Over the past century, the site has been worked periodically but very few sapphires have been found. Most Kashmir sapphires are found in antique vintage jewelry.
During the late 1920’s, Carroll Chatham set up a lab in his garage at the age of 12 attemping to “duplicate nature’s process to create a diamond”.
One of his experiments created a ruckus with his neighborhood and police. To create calm in the future, he decided to experiment making emeralds, hoping not to create an explosion as before.
When he entered California Institute of Technology in 1931, he left his experiments running in the garage. His father turned off the power at one point to his project and that action caused emerald crystals to grow. It took him 3 years to figure out how the emerald crystals formed and then he never had a problem recreating emeralds again.
Over many decades, Carroll Chatham realized his dream to create rubies, alexandrites and blue and orange sapphires. After his death in 1983, his son, Tom, was finally able to recreate Chatham diamonds.
Are Chatham gemstones real or imitation?
They are real, but lab created over a year’s time. Gemstones have the “identical physical, chemical and optical properties to those found in nature”.
Why do Chatham gemstones often look better than natural gemstones?
When growing Chatham gemstones in a laboratory, they are able to create them without the materials found in natural gemstones. They strive to create gemstones that would be equal to the very best natural gemstones commonly found in the earth.
Can you save money buying Chatham gemstones vs. natural gemstones?
Absolutely! You can save as much as $100,000 dollars per carat for Chatham diamonds. The price difference for Chatham vs. natural gemstones of similar quality can be significant.
Does Chatham offer a warranty?
Yes. They will repair or replace any gemstone at no addition charge if the stone is chipped or cracked. Just return the damaged jewelry with the receipt to your retailer and they will forward it to the Chatham Company where they will consider repair or replacement of your stone. Normal wear and tear is not covered under the warranty.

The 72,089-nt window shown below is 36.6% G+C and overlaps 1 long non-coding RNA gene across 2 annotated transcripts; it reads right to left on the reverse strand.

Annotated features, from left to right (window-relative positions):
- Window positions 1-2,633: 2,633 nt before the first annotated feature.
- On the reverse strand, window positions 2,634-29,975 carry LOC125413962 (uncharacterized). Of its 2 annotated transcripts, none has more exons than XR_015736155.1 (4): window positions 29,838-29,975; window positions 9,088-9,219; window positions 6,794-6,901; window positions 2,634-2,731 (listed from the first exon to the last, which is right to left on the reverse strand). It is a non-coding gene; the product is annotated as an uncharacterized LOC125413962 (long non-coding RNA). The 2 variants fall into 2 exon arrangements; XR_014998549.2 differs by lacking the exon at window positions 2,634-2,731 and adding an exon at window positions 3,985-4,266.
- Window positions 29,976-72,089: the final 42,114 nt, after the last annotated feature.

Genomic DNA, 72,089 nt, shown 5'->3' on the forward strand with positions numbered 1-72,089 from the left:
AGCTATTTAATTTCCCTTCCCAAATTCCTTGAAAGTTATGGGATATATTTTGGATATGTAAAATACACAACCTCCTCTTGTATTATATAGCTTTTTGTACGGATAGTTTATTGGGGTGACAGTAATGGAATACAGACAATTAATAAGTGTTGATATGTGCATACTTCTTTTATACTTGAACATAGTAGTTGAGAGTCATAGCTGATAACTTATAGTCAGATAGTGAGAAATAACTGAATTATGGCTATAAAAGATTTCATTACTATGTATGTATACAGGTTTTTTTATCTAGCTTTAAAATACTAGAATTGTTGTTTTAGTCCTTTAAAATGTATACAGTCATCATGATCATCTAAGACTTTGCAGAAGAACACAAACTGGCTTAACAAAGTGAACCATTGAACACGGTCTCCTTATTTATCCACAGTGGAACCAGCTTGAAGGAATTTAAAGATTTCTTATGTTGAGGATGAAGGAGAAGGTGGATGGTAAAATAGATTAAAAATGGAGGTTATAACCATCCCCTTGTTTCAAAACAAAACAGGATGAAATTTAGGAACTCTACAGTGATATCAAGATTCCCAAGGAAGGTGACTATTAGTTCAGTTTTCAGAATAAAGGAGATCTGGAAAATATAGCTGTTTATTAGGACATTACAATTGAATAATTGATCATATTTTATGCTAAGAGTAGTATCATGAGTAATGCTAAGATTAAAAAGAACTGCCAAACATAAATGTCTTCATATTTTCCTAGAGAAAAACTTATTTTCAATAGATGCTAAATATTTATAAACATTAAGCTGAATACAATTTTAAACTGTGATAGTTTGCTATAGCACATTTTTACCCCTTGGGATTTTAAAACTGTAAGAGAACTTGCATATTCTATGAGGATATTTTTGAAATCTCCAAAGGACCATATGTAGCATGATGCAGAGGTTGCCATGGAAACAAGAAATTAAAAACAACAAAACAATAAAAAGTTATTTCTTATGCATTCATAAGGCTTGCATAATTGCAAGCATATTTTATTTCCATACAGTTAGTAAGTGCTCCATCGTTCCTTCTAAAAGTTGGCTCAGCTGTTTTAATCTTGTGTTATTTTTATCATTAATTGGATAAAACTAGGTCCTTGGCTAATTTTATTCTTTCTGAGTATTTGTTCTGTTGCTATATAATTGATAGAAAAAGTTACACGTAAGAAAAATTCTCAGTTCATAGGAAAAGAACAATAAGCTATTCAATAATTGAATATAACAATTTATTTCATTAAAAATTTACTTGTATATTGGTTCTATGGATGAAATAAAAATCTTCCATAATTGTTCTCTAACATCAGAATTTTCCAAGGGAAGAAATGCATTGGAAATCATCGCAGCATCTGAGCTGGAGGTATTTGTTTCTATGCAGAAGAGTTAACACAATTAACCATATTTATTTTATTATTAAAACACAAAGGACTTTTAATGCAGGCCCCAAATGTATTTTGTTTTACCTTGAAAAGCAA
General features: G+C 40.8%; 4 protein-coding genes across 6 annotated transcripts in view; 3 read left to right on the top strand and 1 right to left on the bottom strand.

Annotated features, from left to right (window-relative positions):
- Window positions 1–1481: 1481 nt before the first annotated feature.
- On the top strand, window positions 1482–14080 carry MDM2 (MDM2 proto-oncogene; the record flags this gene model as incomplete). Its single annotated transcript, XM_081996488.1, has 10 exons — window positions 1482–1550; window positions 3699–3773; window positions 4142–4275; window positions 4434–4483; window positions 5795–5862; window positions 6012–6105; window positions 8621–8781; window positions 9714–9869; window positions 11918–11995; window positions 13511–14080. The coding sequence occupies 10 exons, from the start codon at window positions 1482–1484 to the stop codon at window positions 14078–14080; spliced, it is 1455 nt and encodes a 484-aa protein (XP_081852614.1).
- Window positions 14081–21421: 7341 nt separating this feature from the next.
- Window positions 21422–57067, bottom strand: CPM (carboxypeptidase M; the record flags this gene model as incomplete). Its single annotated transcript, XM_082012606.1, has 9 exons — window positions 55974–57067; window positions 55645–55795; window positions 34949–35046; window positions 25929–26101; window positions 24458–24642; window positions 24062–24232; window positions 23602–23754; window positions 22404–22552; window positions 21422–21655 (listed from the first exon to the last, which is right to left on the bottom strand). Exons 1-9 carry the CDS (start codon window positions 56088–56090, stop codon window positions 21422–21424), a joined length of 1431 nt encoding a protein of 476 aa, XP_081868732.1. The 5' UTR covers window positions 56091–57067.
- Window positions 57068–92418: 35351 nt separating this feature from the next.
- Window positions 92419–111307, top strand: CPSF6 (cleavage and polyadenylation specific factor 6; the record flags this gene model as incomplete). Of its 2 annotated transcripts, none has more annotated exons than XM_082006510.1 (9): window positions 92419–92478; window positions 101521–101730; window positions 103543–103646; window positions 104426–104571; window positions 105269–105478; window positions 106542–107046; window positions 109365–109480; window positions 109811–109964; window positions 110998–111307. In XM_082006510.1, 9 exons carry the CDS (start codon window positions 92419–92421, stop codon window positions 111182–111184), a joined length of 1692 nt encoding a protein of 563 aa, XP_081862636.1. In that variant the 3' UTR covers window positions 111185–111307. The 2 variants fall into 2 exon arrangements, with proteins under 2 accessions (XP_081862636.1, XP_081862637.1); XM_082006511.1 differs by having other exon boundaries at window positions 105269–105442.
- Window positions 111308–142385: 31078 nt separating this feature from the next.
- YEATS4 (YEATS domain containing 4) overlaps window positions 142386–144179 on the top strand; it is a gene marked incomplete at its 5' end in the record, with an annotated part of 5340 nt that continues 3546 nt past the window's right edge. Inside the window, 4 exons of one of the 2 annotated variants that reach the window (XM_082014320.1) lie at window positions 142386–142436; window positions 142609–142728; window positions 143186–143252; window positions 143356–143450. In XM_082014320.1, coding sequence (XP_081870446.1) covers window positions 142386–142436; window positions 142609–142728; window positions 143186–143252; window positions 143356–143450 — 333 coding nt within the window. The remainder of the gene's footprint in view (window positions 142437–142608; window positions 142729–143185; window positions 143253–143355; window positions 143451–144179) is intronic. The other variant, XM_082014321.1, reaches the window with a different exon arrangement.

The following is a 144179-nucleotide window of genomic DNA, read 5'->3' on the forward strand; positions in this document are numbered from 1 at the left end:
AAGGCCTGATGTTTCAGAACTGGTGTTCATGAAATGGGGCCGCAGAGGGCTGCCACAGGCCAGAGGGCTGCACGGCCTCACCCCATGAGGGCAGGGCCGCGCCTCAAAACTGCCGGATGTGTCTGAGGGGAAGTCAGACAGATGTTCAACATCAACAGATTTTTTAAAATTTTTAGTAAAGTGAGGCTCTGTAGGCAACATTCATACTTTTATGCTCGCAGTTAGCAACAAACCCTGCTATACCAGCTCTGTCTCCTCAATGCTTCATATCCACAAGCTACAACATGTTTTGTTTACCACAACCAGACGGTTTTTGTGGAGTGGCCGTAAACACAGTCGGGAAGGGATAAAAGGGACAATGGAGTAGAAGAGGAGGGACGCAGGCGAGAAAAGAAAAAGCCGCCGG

In 1941, General Electric formed an agreement with Norton and Carborundom to continue future development of diamond fusion. Heating carbon to 3000 degrees Celsius “under a pressure of 3.5 gigapascals was created for a few seconds”. World War II cut the project short. The project resumed at the General Electric Schenactady Laboratories and “a high-pressure diamond group was formed with F. P. Bundy and H. M. Strong”. Tracy Hall later joined the testing.
On December 16, 1954, Hall achieved the first commercially successful synthesis of a diamond. His achievement was announced on February 15, 1955. The diamond was very small (.15mm). It was not only small but it was an imperfect diamond as well.
It wasn’t until 1970 that synthetic gem quality diamonds were first produced by General Electric. Gem quality stones of 5mm (1.0ct) were produced. Those first diamonds were always yellow to brown in color. “Inclusions were common”. Colorless diamonds were produced by removing nitrogen and adding aluminum or titanium. If nitrogen was removed and boron was added, blue diamonds were produced. Irradiation was used to create pink or green diamonds. Memorial diamonds were also produced with cremated remains. The DeBeers Company grew diamonds up to 25 carats. Because of the cost of creating these large diamonds, synthetic diamond production was terminated when they reached a size of 1.0ct to 1.5ct.
Synthetic diamonds are produced using several methods. The first method used high pressure and high temperature (HPHT) and because of its low cost, is still used today. The second method uses chemical vapor deposition (CVD). “Other methods include explosive formation (forming detonation nanodiamonds) and sonication of graphic solutions”.
Detonation nanodiamonds are formed when a mixture absent of oxygen (TNT/RDX) is detonated in a closed chamber. Diamond particles are then produced.
Sonication uses ultrasound to perturb particles. It is known as an ultrasonic bath or an ultrasonic probe.
The hardest known materials are synthetic diamonds. Some synthetic single crystal diamonds are harder still than any known natural diamond.
In 1900, Constant Periat opened his first workshop in the Swiss Jura Region at Alle. “He specialized in the assembling of movements and complications”. Periat has always believed in working with the local labor force as he was convinced that “human capital is the strong added value of the company”.
In 1948, the son of Constant Periat, Gilbert Periat takes over the company and opens a workshop under the name of Geraldy SA.
In 1952, the Hebe brand is acquired by the company.
Between 1952 and 1965, Hebe Watch sells their watches to China, the United States, Cuba, Africa and Turkey.
Between 1965 and 1975, Gilbert Periat concentrates on supporting the local work force and creates a new product line.
Between 1975 and 1990, the quartz movements are very popular but Hebe Watch Company still believes in the mechanical movement.
Between 1995 and 2007, Hebe Watch Company specialized in a private label.
Between 2007 and 2010, Pierre Beuret invests in Hebe Watch and becomes its owner. At the time of Baselworld 2008, Hebe Watch produces a new line of chronographs and skeletons.
In March of 2011, Hebe Watch Company enjoys its 42nd year of “participation of Hebe Watch at Baselworld” and celebrates 111 years in the watch industry.